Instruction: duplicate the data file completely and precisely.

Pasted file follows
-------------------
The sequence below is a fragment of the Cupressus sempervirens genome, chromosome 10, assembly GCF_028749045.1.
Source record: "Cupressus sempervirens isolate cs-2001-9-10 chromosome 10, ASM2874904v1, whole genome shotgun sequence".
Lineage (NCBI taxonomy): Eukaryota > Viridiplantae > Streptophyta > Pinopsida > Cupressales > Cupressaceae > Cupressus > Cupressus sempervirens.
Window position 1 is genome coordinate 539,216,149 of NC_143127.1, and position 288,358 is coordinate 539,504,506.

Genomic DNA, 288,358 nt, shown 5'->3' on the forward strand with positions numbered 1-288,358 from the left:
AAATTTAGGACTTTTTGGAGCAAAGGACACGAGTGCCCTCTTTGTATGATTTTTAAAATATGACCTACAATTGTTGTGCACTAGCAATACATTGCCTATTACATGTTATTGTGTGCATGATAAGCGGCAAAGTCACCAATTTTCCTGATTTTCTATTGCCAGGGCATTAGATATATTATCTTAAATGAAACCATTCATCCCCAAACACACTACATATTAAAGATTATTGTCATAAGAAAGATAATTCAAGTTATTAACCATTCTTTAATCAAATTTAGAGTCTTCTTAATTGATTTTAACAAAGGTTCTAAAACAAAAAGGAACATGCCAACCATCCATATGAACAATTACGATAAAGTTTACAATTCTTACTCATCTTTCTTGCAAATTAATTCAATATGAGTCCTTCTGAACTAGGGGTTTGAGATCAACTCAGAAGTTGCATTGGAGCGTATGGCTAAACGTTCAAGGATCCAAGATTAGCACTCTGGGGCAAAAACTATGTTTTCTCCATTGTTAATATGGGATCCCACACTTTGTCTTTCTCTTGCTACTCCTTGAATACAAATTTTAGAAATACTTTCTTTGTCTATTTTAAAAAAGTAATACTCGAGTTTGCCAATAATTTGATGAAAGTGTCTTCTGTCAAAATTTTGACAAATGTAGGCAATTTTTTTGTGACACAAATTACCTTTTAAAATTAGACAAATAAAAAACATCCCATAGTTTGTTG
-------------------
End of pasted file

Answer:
The sequence below is a fragment of the Cupressus sempervirens genome, chromosome 10, assembly GCF_028749045.1.
Source record: "Cupressus sempervirens isolate cs-2001-9-10 chromosome 10, ASM2874904v1, whole genome shotgun sequence".
Lineage (NCBI taxonomy): Eukaryota > Viridiplantae > Streptophyta > Pinopsida > Cupressales > Cupressaceae > Cupressus > Cupressus sempervirens.
Window position 1 is genome coordinate 539,216,149 of NC_143127.1, and position 288,358 is coordinate 539,504,506.

Genomic DNA, 288,358 nt, shown 5'->3' on the forward strand with positions numbered 1-288,358 from the left:
AAATTTAGGACTTTTTGGAGCAAAGGACACGAGTGCCCTCTTTGTATGATTTTTAAAATATGACCTACAATTGTTGTGCACTAGCAATACATTGCCTATTACATGTTATTGTGTGCATGATAAGCGGCAAAGTCACCAATTTTCCTGATTTTCTATTGCCAGGGCATTAGATATATTATCTTAAATGAAACCATTCATCCCCAAACACACTACATATTAAAGATTATTGTCATAAGAAAGATAATTCAAGTTATTAACCATTCTTTAATCAAATTTAGAGTCTTCTTAATTGATTTTAACAAAGGTTCTAAAACAAAAAGGAACATGCCAACCATCCATATGAACAATTACGATAAAGTTTACAATTCTTACTCATCTTTCTTGCAAATTAATTCAATATGAGTCCTTCTGAACTAGGGGTTTGAGATCAACTCAGAAGTTGCATTGGAGCGTATGGCTAAACGTTCAAGGATCCAAGATTAGCACTCTGGGGCAAAAACTATGTTTTCTCCATTGTTAATATGGGATCCCACACTTTGTCTTTCTCTTGCTACTCCTTGAATACAAATTTTAGAAATACTTTCTTTGTCTATTTTAAAAAAGTAATACTCGAGTTTGCCAATAATTTGATGAAAGTGTCTTCTGTCAAAATTTTGACAAATGTAGGCAATTTTTTTGTGACACAAATTACCTTTTAAAATTAGACAAATAAAAAACATCCCATAGTTTGTTG